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$ docker-compose up --build -d
Creating network "gracefull-webserver_default" with the default driver
Building web
Step 1/14 : FROM golang:1.12-alpine as builder
.........
.............
...........
......
Step 10/14 : FROM scratch
--->
Step 11/14 : COPY --from=builder /build/webserver /app/
---> Using cache
---> a6d1afd58117
Step 12/14 : WORKDIR /app
---> Using cache
---> 8e482ff5aacf
Step 13/14 : EXPOSE 5000
---> Using cache
---> 2b19c892fa2b
Step 14/14 : CMD ["./webserver"]
---> Using cache
---> 8d5a7f09ec9e

Successfully built 8d5a7f09ec9e
Successfully tagged go-docker-webserver:latest
Creating gracefull-webserver_api-gateway_1 ... done
Creating gracefull-webserver_web_1 ... done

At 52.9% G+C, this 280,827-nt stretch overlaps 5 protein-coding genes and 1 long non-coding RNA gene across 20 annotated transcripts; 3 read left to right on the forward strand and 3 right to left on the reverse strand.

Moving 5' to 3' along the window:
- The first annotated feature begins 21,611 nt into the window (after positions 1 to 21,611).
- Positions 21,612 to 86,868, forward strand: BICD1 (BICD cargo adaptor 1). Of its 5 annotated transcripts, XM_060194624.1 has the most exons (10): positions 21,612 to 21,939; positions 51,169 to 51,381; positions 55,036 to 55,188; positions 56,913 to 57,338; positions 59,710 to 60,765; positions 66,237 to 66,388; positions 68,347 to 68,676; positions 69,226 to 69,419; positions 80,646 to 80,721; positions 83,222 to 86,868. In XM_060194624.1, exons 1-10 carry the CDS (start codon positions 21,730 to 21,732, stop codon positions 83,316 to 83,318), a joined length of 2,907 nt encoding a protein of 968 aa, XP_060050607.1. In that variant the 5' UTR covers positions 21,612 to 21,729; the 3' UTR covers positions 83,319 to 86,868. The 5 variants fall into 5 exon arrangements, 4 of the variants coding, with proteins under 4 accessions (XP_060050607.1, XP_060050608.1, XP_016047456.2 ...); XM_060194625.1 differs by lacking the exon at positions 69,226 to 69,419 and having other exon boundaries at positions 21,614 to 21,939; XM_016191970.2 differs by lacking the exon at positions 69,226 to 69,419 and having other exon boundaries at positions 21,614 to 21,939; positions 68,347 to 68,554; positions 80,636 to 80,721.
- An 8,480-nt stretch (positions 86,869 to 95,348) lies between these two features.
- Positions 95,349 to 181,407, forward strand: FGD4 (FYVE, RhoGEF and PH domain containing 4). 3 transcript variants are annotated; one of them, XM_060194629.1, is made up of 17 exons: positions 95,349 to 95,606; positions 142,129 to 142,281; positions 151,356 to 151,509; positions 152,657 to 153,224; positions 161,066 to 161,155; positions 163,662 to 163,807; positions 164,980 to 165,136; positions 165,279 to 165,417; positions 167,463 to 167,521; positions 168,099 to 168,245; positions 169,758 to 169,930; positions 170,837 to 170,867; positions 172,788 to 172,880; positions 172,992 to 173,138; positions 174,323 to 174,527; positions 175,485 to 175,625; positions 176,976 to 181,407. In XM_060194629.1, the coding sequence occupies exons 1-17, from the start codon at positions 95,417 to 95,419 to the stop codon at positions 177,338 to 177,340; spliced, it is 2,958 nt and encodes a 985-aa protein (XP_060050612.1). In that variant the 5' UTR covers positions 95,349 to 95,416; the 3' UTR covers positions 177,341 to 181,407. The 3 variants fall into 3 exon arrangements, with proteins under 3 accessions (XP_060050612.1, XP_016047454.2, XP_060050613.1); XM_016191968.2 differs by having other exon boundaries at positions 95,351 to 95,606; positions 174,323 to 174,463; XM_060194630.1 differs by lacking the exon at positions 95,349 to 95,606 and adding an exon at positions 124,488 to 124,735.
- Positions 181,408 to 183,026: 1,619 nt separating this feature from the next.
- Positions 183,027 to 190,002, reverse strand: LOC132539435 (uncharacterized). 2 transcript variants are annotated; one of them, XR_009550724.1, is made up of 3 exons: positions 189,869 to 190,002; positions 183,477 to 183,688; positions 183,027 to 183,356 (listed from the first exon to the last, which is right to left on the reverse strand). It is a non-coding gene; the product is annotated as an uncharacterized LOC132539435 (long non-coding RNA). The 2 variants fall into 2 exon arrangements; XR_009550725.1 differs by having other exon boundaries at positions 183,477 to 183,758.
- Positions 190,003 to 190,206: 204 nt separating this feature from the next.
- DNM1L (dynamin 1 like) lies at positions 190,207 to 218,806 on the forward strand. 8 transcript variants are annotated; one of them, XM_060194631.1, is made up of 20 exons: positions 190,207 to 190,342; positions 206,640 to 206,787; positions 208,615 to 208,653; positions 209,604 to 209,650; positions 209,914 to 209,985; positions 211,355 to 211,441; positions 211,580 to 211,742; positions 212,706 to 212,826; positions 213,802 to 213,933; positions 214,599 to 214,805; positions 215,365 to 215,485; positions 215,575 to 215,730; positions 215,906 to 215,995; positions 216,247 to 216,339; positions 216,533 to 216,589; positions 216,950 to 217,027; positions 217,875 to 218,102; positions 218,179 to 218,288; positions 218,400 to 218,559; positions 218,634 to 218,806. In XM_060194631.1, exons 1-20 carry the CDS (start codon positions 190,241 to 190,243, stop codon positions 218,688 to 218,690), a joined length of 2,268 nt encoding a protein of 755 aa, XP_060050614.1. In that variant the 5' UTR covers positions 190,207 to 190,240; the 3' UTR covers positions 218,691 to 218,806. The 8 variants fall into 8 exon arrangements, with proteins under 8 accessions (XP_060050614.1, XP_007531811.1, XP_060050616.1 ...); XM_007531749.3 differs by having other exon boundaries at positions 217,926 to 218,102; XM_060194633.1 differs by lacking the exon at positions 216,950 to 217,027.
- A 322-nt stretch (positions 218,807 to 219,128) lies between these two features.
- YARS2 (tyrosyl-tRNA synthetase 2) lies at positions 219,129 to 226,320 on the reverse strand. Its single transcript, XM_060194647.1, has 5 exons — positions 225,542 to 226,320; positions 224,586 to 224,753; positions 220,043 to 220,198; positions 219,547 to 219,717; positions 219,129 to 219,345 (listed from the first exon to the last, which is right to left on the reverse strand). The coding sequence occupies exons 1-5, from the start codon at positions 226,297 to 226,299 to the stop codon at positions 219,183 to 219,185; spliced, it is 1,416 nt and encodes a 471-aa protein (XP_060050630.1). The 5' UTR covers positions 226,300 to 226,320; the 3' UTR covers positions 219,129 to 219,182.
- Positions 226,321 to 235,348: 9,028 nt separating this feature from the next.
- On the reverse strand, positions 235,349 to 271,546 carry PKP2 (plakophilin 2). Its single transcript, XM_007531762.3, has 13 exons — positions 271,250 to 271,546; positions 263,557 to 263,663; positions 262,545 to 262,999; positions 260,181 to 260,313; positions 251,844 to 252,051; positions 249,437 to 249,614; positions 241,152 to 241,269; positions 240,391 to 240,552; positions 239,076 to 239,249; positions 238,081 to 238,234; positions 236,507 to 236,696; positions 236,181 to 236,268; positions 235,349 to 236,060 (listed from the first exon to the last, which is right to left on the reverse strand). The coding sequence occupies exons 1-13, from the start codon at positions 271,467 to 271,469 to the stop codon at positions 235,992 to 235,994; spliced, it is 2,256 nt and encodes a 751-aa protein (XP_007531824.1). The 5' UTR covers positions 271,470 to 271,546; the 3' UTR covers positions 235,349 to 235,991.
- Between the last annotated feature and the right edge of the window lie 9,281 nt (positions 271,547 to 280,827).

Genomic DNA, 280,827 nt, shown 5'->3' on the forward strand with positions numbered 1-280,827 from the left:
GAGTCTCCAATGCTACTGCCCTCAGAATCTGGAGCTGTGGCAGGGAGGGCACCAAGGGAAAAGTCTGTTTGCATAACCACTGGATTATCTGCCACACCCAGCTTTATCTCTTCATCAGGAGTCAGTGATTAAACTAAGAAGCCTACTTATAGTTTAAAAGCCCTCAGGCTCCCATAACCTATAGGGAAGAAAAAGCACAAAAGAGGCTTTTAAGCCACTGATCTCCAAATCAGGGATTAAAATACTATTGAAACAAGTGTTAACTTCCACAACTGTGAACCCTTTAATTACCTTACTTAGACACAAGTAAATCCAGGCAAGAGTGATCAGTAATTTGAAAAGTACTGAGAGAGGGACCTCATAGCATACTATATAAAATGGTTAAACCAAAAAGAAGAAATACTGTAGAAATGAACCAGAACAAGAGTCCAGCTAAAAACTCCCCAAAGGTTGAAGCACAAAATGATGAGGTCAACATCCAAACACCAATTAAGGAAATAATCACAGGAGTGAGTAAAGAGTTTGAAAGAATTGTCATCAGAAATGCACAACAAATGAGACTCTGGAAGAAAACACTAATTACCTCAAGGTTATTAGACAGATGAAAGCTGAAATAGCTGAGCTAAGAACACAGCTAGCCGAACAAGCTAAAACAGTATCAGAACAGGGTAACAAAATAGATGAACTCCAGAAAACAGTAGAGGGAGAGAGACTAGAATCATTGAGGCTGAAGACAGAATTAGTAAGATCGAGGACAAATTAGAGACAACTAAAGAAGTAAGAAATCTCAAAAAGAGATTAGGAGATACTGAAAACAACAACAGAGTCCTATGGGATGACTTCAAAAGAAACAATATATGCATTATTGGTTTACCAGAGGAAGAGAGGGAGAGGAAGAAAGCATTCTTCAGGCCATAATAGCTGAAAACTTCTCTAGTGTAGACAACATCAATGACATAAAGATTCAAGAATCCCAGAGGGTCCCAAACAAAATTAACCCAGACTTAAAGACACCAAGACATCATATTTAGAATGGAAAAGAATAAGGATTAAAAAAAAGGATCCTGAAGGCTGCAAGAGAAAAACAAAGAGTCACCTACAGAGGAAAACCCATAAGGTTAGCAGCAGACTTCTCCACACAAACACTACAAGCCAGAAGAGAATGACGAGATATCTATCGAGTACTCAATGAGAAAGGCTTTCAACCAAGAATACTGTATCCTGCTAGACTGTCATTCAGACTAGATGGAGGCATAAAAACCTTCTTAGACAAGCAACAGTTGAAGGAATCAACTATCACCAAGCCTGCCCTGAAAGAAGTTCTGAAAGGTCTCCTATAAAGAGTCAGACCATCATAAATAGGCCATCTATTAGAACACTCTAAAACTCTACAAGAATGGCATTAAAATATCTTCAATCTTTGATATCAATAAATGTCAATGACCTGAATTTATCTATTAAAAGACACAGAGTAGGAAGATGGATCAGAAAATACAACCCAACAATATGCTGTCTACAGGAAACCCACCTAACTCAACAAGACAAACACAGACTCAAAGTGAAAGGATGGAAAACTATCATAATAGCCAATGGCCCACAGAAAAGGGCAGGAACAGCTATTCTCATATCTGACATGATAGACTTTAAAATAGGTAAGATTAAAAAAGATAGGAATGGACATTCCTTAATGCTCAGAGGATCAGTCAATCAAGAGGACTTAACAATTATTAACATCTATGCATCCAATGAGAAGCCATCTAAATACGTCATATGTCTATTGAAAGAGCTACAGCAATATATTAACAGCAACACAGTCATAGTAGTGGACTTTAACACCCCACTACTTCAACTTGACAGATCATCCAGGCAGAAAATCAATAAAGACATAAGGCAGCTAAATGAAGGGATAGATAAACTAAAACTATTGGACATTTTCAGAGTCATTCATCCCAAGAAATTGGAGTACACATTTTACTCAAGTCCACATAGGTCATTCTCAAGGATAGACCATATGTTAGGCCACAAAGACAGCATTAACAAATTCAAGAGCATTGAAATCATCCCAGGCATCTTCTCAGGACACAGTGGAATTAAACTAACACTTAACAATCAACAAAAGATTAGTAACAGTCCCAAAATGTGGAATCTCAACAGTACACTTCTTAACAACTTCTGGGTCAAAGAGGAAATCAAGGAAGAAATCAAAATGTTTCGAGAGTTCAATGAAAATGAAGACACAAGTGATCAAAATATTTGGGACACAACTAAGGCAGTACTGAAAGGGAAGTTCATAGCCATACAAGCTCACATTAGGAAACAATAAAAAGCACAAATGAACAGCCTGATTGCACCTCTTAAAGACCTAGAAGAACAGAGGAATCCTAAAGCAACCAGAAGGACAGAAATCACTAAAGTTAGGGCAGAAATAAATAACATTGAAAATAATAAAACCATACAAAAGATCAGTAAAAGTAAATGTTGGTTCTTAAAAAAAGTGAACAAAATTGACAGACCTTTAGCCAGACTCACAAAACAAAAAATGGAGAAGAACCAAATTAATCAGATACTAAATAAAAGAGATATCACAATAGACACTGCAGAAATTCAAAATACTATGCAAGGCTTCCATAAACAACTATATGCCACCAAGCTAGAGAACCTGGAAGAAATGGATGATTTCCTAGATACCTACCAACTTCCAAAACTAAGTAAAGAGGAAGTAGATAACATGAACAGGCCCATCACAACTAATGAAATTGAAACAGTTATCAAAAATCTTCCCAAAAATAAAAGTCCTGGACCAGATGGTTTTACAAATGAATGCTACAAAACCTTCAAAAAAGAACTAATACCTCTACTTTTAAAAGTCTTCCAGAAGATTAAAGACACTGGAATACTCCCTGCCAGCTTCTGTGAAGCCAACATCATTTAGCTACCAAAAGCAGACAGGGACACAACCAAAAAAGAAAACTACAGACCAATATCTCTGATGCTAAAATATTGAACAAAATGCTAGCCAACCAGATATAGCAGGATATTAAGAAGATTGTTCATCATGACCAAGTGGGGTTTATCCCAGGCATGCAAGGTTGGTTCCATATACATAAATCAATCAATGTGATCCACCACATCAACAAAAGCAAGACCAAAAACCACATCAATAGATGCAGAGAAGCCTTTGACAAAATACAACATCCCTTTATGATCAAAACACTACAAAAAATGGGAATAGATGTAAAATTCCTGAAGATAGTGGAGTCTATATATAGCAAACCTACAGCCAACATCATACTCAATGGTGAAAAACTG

Using docker-compose logs -f web we can for example still get the logs from our web container whenever we need that.

Now lets have a look at http://localhost:8888 which is the management interface of Traefik. As you can see there is one frontend to our web container with currently one backend. We can now scale our web container to run it as multiple instances using docker-compose. As Traefik is utilizing the Docker sock it will automatically pick up the new instances available. All requests will now be loadbalanced on these containers. Let’s give this a try.

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$ docker-compose up -d --scale web=3
gracefull-webserver_api-gateway_1 is up-to-date
Starting gracefull-webserver_web_1 ... done
Creating gracefull-webserver_web_2 ... done
Creating gracefull-webserver_web_3 ... done